The Health Department recently asked the federal Department of Agriculture for permission to exclude soda and other sugary soft drinks from the Supplemental Nutrition Assistance Program, formerly known as the Food Stamp program. On the one hand, it’s no surprise that this request was immediately controversial. Many beneficiaries and advocacy groups focused on hunger see the program as supporting incomes rather than promoting nutrition. And in the economic downturn, more and more Americans have come to rely on SNAP — including 1.7 million city residents — and other government assistance programs.
On the other hand, I wonder what all the fuss is about. First of all, we’re talking about sugar water — a worthless product that does far more harm than good. Not only does it promote obesity, tooth decay, and diabetes — health problems whose impact is already disproportionately felt by low income Americans — but soda tends to push out healthier foods and drinks from the diet, magnifying its harm.
And the idea that government food programs should have nutrition standards, or otherwise focus their impact in health-promoting ways, is hardly a scary new idea. Consider another government assistance effort, the Women, Infant, and Children’s program, also known as WIC. That narrowly tailored program is designed to provide nutrition support to pregnant women, nursing mothers, and young children. Those benefits can only be spent on basics such as juice, milk, fruits and vegetables, whole wheat bread, and so on. It includes foods such as breakfast cereals, but only if the product meets a set of nutrition criteria.
Another important government program is school lunch and breakfasts. Those meals must meet criteria for calories, fats, sodium, and so on, and the program excludes junk foods like soda. Even the SNAP program itself excludes tobacco, alcoholic beverages, supplement pills, and hot prepared foods (potato salad is OK, though). The more you think about it, it’s really hard to justify subsidizing the sale of soda pop.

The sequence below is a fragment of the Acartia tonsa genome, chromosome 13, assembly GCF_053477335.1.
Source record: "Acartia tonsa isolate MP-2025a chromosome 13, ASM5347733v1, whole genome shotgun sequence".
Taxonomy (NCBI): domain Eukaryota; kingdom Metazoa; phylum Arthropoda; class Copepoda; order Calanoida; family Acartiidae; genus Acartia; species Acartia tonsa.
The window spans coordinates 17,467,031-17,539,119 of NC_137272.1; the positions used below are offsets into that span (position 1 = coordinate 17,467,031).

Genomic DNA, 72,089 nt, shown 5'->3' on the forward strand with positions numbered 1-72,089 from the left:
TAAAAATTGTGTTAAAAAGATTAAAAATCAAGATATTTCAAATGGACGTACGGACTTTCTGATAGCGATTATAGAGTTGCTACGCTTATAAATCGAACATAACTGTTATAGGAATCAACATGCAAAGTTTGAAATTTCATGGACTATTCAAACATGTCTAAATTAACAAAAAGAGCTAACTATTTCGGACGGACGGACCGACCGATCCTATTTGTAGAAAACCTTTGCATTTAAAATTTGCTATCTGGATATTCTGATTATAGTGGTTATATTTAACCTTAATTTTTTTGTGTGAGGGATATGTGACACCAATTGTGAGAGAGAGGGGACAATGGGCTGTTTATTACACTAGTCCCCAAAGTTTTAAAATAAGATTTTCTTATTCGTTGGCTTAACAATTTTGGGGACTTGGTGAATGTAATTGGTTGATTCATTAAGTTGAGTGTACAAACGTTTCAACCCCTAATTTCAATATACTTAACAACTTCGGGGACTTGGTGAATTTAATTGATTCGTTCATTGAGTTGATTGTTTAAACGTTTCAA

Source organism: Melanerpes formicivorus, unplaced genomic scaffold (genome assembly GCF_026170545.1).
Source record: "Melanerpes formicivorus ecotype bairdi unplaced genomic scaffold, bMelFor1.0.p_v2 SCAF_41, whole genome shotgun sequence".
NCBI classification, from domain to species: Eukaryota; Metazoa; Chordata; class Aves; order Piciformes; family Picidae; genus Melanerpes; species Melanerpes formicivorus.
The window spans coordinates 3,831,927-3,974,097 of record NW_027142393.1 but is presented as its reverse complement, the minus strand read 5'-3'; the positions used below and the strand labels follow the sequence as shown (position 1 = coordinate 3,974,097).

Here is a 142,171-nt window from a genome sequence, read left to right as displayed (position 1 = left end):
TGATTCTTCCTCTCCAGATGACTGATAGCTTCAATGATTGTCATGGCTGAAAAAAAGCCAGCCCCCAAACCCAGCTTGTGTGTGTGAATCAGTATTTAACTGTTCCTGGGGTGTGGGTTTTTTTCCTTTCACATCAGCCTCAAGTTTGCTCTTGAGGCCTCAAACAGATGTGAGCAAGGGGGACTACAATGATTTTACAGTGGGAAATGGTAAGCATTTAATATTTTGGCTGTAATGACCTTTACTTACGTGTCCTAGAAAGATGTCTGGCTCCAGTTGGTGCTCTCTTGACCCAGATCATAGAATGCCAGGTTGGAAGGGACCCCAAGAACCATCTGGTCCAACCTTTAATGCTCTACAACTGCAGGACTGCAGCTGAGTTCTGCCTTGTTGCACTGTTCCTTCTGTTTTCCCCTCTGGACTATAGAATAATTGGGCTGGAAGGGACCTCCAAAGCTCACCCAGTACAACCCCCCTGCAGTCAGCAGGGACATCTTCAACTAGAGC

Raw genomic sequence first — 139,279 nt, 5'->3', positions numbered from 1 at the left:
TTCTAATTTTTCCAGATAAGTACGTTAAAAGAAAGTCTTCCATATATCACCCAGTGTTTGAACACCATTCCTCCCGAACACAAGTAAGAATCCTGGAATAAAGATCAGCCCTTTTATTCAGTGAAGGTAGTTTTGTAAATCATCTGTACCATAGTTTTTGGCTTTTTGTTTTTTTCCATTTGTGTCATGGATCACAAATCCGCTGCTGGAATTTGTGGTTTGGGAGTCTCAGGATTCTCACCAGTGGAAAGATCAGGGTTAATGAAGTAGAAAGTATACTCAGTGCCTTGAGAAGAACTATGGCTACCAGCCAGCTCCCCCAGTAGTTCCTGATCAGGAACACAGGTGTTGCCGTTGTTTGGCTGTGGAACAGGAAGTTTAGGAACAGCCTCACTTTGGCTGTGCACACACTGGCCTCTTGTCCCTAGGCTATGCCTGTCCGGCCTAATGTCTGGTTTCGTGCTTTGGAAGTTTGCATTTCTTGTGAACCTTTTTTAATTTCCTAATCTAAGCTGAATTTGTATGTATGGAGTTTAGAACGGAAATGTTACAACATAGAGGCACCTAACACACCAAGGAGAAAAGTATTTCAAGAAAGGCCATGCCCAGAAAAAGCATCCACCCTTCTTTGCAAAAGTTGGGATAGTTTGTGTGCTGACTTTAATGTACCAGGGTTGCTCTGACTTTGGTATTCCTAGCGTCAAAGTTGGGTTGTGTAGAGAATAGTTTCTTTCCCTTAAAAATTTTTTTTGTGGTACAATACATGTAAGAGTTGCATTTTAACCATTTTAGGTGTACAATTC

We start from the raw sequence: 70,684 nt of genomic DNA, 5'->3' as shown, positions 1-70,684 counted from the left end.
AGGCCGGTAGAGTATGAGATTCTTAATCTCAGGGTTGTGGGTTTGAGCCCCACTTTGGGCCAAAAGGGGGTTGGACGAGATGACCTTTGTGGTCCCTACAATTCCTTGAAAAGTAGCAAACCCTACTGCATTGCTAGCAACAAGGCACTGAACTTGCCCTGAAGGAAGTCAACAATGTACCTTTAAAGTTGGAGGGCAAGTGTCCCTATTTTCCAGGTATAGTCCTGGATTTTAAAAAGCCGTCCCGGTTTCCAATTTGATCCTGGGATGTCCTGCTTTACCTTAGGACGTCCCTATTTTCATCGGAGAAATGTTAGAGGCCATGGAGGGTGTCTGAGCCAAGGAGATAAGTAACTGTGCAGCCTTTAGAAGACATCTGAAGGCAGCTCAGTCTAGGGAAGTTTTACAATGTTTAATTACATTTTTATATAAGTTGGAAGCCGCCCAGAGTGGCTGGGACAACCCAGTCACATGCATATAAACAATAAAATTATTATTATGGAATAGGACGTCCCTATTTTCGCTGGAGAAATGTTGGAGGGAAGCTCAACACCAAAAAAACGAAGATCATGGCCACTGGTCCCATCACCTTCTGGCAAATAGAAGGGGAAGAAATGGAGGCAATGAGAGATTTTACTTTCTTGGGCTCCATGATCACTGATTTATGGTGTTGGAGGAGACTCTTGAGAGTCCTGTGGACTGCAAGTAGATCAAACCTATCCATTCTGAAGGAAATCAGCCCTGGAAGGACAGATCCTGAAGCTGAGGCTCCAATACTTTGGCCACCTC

Local, state, and federal governments should be doing everything they can to reduce soda consumption, not encourage it. In fact, the government’s 2010 Dietary Guidelines Advisory Committee bluntly stated, “avoid sugar-sweetened beverages.” It’s disappointing that anti-hunger advocates are opposing a health measure that would not reduce SNAP benefits by one penny. But it’s not surprising that the soft drink industry and the groups that it funds (including the Center for Consumer Freedom) would certainly pull out all the stops to keep the roughly $4 billion in annual sales that it enjoys from food stamp recipients. That’s what happened when the idea of a penny-per-ounce excise tax on soda was floated in Congress and in the state legislature.
I suspect that most people agree that federal nutrition assistance funds shouldn’t be allowed to be used to purchase Budweiser and Marlboros, and reasonable people could disagree on where exactly to draw the line. But Coca-Cola, Pepsi, Mountain Dew, and other soft drinks make no positive contribution to the diet, promote expensive and debilitating diseases, and make our already stark health disparities worse. I would draw the line at soda. Mayor Bloomberg deserves great credit for kickstarting this debate.
Michael Jacobson is executive director of the Center for Science in the Public Interest, a nonprofit health advocacy group that focuses on nutrition and food safety.
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